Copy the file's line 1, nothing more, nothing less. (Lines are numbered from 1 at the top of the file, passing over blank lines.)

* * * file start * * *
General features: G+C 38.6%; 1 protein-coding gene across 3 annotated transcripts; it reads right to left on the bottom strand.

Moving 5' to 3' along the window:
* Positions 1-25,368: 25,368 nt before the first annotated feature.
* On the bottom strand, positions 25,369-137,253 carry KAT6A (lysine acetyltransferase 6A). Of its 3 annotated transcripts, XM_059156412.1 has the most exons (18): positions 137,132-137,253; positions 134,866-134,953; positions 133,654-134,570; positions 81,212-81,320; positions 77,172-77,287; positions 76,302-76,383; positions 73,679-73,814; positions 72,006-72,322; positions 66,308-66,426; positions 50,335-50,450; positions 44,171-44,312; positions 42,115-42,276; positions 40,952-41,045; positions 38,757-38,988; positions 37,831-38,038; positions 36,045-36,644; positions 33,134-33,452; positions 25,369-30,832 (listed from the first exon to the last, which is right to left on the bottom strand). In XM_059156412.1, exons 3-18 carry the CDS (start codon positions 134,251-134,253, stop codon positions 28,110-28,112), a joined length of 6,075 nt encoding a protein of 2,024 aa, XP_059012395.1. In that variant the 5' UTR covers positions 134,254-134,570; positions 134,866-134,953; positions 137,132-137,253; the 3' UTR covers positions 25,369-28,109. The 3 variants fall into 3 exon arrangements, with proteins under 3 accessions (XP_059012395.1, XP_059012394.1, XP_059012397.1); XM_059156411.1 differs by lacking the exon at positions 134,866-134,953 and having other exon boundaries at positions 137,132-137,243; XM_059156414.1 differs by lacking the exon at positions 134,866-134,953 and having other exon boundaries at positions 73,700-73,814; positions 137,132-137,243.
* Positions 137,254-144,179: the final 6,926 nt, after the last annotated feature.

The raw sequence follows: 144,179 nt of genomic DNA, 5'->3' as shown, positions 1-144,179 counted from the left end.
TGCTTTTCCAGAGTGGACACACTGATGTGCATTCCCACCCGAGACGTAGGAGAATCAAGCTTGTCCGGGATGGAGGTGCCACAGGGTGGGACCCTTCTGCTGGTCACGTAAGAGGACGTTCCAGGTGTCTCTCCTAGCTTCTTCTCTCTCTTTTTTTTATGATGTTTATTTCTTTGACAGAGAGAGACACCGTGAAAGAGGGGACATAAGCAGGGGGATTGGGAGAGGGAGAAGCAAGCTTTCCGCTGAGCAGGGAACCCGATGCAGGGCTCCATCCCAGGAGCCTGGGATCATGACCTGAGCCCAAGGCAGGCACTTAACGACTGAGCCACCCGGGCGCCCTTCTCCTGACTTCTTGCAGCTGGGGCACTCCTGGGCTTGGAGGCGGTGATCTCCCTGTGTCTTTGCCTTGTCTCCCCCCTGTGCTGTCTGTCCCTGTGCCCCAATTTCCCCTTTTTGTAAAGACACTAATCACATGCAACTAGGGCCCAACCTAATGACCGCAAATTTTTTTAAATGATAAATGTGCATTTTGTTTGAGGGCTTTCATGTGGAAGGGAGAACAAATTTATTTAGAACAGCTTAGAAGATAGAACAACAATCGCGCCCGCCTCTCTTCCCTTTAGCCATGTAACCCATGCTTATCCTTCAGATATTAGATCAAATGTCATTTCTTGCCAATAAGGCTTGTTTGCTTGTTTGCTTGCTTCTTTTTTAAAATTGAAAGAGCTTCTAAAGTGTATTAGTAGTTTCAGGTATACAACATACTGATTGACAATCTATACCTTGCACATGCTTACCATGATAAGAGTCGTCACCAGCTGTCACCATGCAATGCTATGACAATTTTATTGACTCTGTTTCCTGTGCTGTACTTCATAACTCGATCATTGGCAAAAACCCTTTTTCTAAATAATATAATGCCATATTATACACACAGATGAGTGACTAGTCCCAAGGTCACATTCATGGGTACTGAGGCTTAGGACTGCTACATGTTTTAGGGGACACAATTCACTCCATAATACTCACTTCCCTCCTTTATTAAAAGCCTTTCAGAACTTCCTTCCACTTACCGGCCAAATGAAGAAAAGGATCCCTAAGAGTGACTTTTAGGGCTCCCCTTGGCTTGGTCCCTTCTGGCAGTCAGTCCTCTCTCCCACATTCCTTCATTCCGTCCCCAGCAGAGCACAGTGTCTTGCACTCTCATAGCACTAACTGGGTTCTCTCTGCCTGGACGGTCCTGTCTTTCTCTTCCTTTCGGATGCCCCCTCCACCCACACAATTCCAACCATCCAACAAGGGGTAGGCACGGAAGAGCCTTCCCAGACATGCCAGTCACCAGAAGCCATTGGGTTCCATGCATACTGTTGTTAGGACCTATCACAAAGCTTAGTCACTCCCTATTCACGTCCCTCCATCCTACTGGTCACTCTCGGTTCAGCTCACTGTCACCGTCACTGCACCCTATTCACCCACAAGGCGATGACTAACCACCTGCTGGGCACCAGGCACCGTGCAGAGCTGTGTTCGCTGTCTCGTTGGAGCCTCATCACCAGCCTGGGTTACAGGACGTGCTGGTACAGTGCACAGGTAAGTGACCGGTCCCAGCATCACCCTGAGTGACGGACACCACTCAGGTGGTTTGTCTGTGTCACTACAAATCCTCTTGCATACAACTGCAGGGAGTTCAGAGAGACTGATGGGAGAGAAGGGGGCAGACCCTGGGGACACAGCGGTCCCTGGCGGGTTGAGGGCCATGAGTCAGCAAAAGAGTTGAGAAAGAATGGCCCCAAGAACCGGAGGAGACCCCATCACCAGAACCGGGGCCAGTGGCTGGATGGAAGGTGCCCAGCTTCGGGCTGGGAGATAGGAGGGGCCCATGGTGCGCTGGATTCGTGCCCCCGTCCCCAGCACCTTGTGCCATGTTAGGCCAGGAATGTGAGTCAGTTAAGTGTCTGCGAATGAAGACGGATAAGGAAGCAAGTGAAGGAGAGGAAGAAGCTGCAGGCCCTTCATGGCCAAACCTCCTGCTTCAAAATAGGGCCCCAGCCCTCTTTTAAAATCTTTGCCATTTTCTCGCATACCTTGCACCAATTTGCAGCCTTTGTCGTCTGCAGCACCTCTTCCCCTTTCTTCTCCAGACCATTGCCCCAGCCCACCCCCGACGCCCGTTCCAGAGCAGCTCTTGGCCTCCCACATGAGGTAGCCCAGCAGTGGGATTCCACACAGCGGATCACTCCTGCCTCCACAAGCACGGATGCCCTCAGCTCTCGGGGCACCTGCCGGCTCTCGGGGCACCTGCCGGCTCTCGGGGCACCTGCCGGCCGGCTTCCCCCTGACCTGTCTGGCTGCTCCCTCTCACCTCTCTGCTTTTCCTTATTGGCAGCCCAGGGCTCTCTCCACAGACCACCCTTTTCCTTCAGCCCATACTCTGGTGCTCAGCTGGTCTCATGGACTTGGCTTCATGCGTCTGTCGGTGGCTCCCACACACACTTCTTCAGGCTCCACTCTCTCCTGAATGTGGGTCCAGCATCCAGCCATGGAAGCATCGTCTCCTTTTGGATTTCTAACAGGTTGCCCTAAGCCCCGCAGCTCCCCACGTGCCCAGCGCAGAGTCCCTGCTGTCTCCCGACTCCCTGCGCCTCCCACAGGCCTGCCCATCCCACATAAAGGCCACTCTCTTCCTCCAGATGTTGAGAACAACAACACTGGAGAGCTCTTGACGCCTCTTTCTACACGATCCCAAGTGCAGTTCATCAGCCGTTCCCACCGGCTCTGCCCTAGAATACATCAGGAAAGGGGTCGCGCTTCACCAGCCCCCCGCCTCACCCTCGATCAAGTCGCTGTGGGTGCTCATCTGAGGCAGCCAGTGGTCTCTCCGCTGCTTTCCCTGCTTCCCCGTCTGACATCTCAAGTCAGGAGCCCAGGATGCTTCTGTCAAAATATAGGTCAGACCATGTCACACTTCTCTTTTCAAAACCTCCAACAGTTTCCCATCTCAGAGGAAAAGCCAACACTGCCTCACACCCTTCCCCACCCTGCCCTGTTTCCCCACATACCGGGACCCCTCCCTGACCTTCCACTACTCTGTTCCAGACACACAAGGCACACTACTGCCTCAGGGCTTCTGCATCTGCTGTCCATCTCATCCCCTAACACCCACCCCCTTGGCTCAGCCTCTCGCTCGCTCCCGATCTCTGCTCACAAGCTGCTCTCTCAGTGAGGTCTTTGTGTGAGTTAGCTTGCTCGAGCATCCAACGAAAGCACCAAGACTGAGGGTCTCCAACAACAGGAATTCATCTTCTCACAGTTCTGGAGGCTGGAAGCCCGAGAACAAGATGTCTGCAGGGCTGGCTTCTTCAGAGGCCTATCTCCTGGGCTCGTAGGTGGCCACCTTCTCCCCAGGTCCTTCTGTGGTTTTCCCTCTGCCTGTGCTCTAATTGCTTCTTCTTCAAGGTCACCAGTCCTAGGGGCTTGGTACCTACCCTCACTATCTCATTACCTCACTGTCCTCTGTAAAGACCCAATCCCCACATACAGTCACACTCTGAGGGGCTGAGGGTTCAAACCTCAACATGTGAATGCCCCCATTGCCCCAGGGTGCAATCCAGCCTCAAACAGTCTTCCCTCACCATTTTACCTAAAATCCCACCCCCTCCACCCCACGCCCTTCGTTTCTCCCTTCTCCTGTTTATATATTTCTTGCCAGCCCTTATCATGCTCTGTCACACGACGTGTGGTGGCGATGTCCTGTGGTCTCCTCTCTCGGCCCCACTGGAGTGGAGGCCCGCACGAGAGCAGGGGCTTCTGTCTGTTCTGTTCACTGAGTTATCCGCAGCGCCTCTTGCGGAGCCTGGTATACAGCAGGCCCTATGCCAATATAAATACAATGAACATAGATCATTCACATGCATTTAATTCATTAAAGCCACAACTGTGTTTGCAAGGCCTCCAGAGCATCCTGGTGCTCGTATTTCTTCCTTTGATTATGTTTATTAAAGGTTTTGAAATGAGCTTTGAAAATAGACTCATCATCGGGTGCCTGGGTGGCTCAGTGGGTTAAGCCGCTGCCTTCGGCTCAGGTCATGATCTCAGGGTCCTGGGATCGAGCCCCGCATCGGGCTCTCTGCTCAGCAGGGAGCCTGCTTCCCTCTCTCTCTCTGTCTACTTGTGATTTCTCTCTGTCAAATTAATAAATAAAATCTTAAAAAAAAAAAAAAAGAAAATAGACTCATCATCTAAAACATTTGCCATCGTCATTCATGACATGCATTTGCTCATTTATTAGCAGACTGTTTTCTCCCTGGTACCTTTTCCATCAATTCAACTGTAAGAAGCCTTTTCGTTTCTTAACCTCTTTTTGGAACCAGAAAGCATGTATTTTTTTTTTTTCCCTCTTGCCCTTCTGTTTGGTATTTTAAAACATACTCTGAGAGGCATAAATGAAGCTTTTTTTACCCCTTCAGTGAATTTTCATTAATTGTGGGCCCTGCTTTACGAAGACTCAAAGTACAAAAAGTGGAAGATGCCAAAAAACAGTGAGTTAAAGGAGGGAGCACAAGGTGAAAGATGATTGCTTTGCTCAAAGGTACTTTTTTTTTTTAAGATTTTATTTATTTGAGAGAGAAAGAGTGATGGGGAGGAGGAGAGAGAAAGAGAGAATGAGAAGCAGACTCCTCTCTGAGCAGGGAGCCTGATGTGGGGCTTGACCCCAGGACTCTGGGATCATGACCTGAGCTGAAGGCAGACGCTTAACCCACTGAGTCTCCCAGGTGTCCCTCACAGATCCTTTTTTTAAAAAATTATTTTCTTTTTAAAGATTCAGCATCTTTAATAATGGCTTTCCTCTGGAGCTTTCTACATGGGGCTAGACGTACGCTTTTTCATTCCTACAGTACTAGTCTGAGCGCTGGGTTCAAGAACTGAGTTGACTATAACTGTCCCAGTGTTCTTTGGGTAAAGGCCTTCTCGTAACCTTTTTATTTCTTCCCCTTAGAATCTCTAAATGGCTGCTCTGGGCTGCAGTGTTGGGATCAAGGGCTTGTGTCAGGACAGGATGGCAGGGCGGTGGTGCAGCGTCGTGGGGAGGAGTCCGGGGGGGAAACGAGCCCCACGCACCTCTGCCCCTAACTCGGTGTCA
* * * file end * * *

General features: G+C 38.6%; 1 protein-coding gene across 3 annotated transcripts; it reads right to left on the bottom strand.